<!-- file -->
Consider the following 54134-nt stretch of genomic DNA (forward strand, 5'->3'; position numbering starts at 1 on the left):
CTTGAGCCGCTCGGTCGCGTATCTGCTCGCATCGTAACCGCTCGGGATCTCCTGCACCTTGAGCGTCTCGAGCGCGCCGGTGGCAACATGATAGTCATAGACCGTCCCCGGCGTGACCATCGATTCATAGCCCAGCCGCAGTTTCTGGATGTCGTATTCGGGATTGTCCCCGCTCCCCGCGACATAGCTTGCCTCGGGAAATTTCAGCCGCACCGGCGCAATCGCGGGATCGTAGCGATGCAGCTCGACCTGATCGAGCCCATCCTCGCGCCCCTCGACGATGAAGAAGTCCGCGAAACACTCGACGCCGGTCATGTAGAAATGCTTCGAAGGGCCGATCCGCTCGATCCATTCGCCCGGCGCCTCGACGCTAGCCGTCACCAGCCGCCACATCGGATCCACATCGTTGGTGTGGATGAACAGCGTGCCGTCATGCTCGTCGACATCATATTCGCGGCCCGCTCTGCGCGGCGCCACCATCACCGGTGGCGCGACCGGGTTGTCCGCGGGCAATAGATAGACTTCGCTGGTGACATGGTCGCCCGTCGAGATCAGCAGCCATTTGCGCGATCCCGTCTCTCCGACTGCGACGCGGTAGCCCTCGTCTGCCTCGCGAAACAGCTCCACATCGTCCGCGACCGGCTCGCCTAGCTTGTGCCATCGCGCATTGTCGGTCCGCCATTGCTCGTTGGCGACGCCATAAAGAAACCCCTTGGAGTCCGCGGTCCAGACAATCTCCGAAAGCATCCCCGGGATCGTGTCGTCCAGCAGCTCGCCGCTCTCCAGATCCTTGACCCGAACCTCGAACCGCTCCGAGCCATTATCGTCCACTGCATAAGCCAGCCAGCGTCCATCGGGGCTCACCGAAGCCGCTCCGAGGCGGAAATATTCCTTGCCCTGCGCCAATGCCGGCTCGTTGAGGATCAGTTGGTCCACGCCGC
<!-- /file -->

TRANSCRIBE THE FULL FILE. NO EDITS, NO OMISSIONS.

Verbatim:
Consider the following 54134-nt stretch of genomic DNA (forward strand, 5'->3'; position numbering starts at 1 on the left):
CTTGAGCCGCTCGGTCGCGTATCTGCTCGCATCGTAACCGCTCGGGATCTCCTGCACCTTGAGCGTCTCGAGCGCGCCGGTGGCAACATGATAGTCATAGACCGTCCCCGGCGTGACCATCGATTCATAGCCCAGCCGCAGTTTCTGGATGTCGTATTCGGGATTGTCCCCGCTCCCCGCGACATAGCTTGCCTCGGGAAATTTCAGCCGCACCGGCGCAATCGCGGGATCGTAGCGATGCAGCTCGACCTGATCGAGCCCATCCTCGCGCCCCTCGACGATGAAGAAGTCCGCGAAACACTCGACGCCGGTCATGTAGAAATGCTTCGAAGGGCCGATCCGCTCGATCCATTCGCCCGGCGCCTCGACGCTAGCCGTCACCAGCCGCCACATCGGATCCACATCGTTGGTGTGGATGAACAGCGTGCCGTCATGCTCGTCGACATCATATTCGCGGCCCGCTCTGCGCGGCGCCACCATCACCGGTGGCGCGACCGGGTTGTCCGCGGGCAATAGATAGACTTCGCTGGTGACATGGTCGCCCGTCGAGATCAGCAGCCATTTGCGCGATCCCGTCTCTCCGACTGCGACGCGGTAGCCCTCGTCTGCCTCGCGAAACAGCTCCACATCGTCCGCGACCGGCTCGCCTAGCTTGTGCCATCGCGCATTGTCGGTCCGCCATTGCTCGTTGGCGACGCCATAAAGAAACCCCTTGGAGTCCGCGGTCCAGACAATCTCCGAAAGCATCCCCGGGATCGTGTCGTCCAGCAGCTCGCCGCTCTCCAGATCCTTGACCCGAACCTCGAACCGCTCCGAGCCATTATCGTCCACTGCATAAGCCAGCCAGCGTCCATCGGGGCTCACCGAAGCCGCTCCGAGGCGGAAATATTCCTTGCCCTGCGCCAATGCCGGCTCGTTGAGGATCAGTTGGTCCACGCCGC